Mellow Mummy: BBC micro:bit - Lara's first steps in coding : Taking life as it comes...

Monday 25 July 2016

BBC micro:bit - Lara's first steps in coding

As a software developer myself, it's fairly natural that I want to get my girls coding as soon as humanly possible - learning to write code opened up an exciting and rewarding career for me, but it also helps me learn about the world, keep up with technology and come up with innovative solutions to every day problems. If I can set my girls up to do the same, I'll be a happy Mummy.  Lara has been learning very basic coding concepts at school this year but I think it will be up to me and Mr. B. to really show her the ropes and that's where the BBC micro:bit comes in.

BBC micro:bit from element14 is a pocket-sized programmable device that can be coded in a matter of seconds - Lara had written her first program for it in less than 5 minutes using one of the selection of free coding suites available on the micro:bit website. The micro:bit can become anything you want it to - a die, a fitness tracker, a messaging application, a calculator, a music player.. you name it. It has been designed to be a fun and easy-to-use introduction to the world of technology and is packed with features that provide endless possibilities for creativity.

Before I let Lara loose on the micro:bit, I had a bit of a play around on each of the four script editors.  Each script editor comes with a tutorial and some example projects to get you started. As a developer, I found the python script editor to offer me the most freedom to write what I'd consider "traditional" code but I don't think I'd recommend it for an absolute beginner (plus, when you use python, you can't use bluetooth to sync your scripts with your tablet via bluetooth).  I liked the microsoft drag and drop editors but I just knew that as a beginner, Lara would find the Code Kingdom editor the most intuitive - I think she has used something similar before.  The Code Kingdom javascript editor is a drag and drop editor which has pre-programmed methods you can use to exercise all of the features of the micro:bit including sounds, buttons, lights and movement.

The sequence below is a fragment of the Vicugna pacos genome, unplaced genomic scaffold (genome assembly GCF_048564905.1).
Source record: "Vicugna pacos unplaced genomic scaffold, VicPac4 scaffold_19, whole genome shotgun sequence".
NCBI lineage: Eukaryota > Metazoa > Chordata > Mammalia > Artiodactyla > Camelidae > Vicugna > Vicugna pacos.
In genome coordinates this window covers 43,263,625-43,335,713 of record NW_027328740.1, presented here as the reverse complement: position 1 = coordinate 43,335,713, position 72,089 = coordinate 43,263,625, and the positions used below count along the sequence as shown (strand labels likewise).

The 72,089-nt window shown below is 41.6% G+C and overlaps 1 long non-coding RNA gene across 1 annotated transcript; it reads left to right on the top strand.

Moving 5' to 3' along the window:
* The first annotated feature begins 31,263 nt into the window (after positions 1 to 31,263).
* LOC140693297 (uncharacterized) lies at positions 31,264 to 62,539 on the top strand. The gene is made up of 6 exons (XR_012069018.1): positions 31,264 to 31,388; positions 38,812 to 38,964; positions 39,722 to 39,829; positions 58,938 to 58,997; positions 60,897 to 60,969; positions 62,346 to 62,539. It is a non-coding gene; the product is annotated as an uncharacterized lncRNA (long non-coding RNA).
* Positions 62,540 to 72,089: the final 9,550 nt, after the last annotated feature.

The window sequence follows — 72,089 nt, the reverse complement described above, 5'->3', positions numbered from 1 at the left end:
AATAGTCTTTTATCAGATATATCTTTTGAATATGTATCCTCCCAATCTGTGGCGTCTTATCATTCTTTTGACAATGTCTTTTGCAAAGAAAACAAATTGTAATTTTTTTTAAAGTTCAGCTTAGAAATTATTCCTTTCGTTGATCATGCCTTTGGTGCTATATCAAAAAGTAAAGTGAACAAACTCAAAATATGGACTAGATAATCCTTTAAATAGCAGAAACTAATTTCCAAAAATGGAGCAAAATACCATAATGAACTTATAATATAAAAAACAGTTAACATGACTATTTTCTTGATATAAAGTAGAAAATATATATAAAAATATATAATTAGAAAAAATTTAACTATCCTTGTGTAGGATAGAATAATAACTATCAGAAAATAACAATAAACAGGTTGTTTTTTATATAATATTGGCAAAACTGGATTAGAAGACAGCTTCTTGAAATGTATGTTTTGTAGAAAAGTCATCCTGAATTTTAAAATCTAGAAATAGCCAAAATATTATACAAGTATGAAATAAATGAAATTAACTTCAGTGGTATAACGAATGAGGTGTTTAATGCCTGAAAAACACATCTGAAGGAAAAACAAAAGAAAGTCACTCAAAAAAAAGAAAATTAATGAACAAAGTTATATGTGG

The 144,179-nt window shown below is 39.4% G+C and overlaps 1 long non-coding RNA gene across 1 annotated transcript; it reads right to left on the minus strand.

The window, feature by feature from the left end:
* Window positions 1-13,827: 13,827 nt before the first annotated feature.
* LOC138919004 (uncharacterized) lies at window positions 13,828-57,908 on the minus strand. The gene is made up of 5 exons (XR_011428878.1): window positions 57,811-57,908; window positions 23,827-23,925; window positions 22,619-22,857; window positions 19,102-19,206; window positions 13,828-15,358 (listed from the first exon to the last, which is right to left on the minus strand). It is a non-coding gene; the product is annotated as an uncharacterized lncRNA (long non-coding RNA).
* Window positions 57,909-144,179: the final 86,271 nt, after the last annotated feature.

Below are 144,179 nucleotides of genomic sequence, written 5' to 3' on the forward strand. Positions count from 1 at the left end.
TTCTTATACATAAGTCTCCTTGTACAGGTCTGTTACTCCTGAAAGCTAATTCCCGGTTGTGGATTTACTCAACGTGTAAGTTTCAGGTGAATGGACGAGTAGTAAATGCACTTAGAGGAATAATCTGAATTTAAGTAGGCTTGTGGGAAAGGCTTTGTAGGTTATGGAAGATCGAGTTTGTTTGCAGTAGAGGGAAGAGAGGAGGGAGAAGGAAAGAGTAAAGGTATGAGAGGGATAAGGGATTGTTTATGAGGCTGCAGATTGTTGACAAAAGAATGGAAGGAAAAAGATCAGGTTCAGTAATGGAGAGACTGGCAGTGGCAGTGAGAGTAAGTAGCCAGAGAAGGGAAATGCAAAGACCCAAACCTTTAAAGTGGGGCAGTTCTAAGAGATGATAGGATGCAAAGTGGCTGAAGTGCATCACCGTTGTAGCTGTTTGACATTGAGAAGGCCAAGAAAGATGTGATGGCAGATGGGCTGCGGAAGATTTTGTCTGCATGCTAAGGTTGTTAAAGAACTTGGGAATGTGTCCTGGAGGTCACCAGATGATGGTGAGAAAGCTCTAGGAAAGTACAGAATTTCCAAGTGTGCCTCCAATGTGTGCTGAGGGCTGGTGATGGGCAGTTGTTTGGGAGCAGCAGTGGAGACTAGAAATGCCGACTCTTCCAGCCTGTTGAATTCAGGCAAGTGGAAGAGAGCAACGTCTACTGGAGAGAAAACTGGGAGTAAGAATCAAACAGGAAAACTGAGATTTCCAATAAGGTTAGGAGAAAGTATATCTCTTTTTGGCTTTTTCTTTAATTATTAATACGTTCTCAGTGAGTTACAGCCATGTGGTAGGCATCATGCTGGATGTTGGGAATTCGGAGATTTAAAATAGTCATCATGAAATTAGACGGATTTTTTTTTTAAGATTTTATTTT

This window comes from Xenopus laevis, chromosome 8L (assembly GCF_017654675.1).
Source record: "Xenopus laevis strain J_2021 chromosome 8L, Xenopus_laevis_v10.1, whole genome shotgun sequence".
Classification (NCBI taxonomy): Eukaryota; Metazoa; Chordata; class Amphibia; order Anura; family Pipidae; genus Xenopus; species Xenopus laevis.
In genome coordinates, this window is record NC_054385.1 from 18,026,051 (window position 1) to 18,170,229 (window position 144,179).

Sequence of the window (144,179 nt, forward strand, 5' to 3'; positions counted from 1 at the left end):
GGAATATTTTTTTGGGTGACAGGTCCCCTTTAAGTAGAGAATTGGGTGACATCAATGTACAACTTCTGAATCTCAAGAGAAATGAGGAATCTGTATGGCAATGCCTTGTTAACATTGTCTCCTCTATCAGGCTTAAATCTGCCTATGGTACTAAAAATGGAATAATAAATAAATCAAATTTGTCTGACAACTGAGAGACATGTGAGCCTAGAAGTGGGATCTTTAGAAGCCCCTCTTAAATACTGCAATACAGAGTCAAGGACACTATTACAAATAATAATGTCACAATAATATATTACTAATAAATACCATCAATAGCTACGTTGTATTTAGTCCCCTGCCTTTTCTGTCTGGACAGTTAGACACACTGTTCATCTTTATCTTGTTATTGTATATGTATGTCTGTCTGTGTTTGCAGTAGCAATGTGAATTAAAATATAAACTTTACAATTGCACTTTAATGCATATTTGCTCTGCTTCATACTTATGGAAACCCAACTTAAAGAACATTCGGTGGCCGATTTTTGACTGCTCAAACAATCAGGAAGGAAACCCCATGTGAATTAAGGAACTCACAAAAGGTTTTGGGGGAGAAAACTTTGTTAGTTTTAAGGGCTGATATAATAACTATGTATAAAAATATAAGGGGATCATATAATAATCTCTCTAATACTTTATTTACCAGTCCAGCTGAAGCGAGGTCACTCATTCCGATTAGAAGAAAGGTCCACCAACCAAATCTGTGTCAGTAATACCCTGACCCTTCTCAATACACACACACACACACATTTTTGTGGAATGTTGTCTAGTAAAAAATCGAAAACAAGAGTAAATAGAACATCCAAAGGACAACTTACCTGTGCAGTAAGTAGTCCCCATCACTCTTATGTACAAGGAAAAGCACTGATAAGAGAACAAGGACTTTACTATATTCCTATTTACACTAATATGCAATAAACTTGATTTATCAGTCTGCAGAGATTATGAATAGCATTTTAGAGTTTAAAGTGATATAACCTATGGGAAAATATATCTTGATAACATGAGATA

Lara and I sat down after school one evening and I showed her the micro:bit and the editor and we talked about all the amazing things she could do with it. I started her off on a very simple application in which she selected a message to display in scrolling letters across the screen. It took her 5 minutes while I showed her around the methods she needed to use. I showed her how to test her script before saving it... something I REALLY like about the Code Kingdoms editor because testing is just as important as writing code and its good to teach that lesson from day one. Once you've saved the script you copy it onto the device (which you connect to your PC using a USB cable, or to your tablet using Bluetooth) and then you're ready to go.

Lara thought it was fabulous that she could write a message for her friends and so we experimented with that for a while before moving on to explore some of the other capabilities of the micro:bit. I taught her how to hook into the button presses so that you can change what's on the screen depending on which button is pressed. Then we played around with the accelerometer inside the micro:bit using one of the tutorials to teach us how to display a random number when the micro:bit is shaken - a bit like a dice roll. You can even respond to actions on the linked device!

Lara is very inspired. She can see that it would be easy to create different things - she has asked me to buy some crocodile clips so that we can connect the micro:bit to headphones and we can program it to play music. There are 20 pins across the bottom that you can connect to (given the right equipment) to perform different interactions. I'm sure we will explore them in time.  And that's the thing - this is the beginning of a journey and the coding experiences we can have on the micro:bit are just limited by experience. There is so much for Lara to learn.

I'm excited about the micro:bit - I've found a real way of inspiring Lara to learn to code!  If you're not a developer like me, then fear not, the BBC micro:bit website is packed full of training and tutorials to help you support your child (or indeed yourself) in their learning.  I'm so keen to get both of my girls started with code and, judging by the responses I got on LinkedIn when I posted this picture of Lara with her first creation, lots of people are keen to see more young, female software developers learning from an early age - they are the future!

The BBC micro:bit is available to buy from a number of outlets but I've seen them at Maplin for about £14.99 including a USB cable and battery power pack from when it is not connected via USB.

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